World Cup: Jurgen Klinsmann calls USMNT's MLS homecomings "huge for football in the US"
A few days after discussing the migration of current US national team players to Major League Soccer with an air of grim realism, Jurgen Klinsmann sounded a dramatically more positive note about the state of US soccer in remarks to the media this week during the US national team's training camp in Brazil.
“It's exciting. The players who are in Europe, many of them some big players, are now back in MLS,” Klinsmann said in a press conference at the outset of the USMNT's 12-day stint in São Paulo, where they are previewing the facilities and atmosphere ahead of this summer's World Cup.
“MLS is getting better every year,” he continued. “We are working at full pace. Hopefully we can prove a lot of good work already this summer.”
Late last week, the German coach was somewhat less ebullient on the subject in his remarks to ESPN amid reports of Michael Bradley's big-money move to Toronto FC, although he skirted public comment on the move itself before it was made official on Monday.
“It is a very, very tricky situation that players face right now,” Klinsmann said last week, insisting that “there is no demand” for US players in Europe. “You want them to play in the best clubs in best leagues in the world and obviously MLS is not there yet.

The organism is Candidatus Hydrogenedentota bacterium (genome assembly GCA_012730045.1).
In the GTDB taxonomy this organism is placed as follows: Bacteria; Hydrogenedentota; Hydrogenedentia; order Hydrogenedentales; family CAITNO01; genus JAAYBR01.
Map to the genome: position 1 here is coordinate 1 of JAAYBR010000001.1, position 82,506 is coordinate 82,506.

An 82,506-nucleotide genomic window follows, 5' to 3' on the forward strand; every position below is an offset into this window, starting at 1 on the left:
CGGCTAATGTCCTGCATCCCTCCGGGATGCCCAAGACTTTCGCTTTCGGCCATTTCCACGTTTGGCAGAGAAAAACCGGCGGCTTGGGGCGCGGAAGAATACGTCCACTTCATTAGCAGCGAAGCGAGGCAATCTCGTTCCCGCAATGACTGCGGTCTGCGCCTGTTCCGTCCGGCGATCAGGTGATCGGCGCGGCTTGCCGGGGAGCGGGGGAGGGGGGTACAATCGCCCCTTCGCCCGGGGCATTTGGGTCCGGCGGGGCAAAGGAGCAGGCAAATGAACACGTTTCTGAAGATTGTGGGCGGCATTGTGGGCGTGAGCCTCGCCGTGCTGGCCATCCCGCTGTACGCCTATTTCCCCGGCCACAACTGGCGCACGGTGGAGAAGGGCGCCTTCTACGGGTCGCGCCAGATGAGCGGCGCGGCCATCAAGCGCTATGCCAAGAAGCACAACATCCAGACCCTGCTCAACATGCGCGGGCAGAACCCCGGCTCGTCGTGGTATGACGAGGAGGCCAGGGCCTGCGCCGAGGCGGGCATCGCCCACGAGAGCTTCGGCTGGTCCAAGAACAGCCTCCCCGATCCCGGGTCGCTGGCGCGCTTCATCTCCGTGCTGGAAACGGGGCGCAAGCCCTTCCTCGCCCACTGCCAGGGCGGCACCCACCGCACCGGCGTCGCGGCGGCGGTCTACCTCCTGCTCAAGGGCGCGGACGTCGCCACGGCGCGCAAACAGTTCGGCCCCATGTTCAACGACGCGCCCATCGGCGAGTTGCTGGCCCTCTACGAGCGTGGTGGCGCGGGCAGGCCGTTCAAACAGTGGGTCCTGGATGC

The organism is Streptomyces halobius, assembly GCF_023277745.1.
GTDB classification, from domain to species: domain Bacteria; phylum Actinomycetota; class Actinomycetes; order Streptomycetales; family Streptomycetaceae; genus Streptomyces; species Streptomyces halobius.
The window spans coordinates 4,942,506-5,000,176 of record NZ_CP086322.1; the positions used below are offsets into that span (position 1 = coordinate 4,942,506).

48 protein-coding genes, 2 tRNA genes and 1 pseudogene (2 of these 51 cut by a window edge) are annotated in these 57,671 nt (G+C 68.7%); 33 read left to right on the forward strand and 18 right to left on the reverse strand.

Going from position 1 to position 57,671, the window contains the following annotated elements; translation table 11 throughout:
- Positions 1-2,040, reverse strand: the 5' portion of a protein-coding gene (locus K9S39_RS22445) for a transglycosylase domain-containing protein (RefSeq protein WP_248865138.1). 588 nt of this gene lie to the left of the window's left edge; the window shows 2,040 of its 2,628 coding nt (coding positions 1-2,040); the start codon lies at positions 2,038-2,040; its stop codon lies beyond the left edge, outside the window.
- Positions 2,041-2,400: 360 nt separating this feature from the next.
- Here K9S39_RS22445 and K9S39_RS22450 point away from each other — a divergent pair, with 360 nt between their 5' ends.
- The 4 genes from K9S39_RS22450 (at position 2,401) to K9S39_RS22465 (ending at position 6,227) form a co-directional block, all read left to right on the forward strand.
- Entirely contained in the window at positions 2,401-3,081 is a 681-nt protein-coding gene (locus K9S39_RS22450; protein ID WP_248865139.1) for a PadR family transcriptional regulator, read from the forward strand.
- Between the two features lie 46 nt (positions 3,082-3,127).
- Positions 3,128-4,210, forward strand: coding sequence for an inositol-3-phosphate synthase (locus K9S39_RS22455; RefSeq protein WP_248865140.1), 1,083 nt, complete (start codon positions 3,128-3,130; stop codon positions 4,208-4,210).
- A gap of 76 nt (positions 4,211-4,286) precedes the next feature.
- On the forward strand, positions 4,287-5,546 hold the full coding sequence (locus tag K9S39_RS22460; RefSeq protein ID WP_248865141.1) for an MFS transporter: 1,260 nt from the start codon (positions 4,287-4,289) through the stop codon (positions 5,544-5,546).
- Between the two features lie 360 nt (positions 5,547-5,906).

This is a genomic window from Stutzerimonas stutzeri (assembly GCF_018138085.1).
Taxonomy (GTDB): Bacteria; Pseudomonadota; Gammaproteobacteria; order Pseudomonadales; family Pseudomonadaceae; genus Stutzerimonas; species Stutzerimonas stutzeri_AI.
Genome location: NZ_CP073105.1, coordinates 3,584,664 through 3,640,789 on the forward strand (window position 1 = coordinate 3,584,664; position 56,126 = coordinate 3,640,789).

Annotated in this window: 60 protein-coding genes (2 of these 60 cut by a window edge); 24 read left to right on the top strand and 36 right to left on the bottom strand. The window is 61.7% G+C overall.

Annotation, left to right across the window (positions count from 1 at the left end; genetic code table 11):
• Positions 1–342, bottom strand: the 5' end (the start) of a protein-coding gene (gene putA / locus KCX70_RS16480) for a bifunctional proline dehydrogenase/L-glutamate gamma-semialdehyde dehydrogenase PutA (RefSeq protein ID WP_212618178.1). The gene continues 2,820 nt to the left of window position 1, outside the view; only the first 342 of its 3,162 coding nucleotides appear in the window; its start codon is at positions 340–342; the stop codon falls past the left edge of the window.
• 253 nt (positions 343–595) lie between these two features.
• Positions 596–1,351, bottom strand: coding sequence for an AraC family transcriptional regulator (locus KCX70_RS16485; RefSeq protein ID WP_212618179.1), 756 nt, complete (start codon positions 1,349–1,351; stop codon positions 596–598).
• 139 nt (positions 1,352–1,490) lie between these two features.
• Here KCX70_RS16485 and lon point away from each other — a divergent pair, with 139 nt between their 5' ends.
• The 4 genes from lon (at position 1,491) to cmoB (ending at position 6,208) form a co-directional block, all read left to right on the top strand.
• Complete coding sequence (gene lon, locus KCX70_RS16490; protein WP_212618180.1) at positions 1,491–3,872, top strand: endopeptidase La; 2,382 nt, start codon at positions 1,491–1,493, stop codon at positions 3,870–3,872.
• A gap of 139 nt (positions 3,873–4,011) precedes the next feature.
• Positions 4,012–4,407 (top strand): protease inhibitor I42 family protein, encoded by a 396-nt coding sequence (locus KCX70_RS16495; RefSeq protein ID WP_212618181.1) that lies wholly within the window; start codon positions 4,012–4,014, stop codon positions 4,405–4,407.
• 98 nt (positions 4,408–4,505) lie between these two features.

“MLS is trying badly to improve the quality of soccer year by year. When a player decides to come back from Europe because the offer is just so exceptionally good that he wants to combine other things with it and help also the league to grow, as a national team coach you accept that and help the player to make the best out of it.”
Klinsmann has long urged his players to test themselves “at the highest level,” once memorably telling Clint Dempsey that he “hasn't made [expletive]" in a discussion about the USMNT captain's exploits at English Premier League side Fulham FC. Dempsey retutrned to MLS last summer to join the Seattle Sounders, a move Klinsmann said at the time made him "thrilled for MLS" and would be a challenge for Dempsey.
This week, he suggested that bringing top US players back Stateside has benefits for the nation's soccer development as a whole, even if it removes them from the daily challenges of elite European leagues.
While Dempsey and Bradley have made the biggest headlines with their returns, other World Cup hopefuls like Carlos Bocanegra, Clarence Goodson, Benny Feilhaber and Eddie Johnson have also joined the league in recent years, Michael Parkhurst signed with the Columbus Crew earlier this week and Maurice Edu is rumored to be in line to join the Philadelphia Union.
“'People jump in financially, want the best American players in America,” Klinsmann said. “Suddenly, they bring back a Clint Dempsey from Tottenham, they bring back a Michael Bradley from AS Roma, and they are working on other players as well. This is huge for football in the United States.”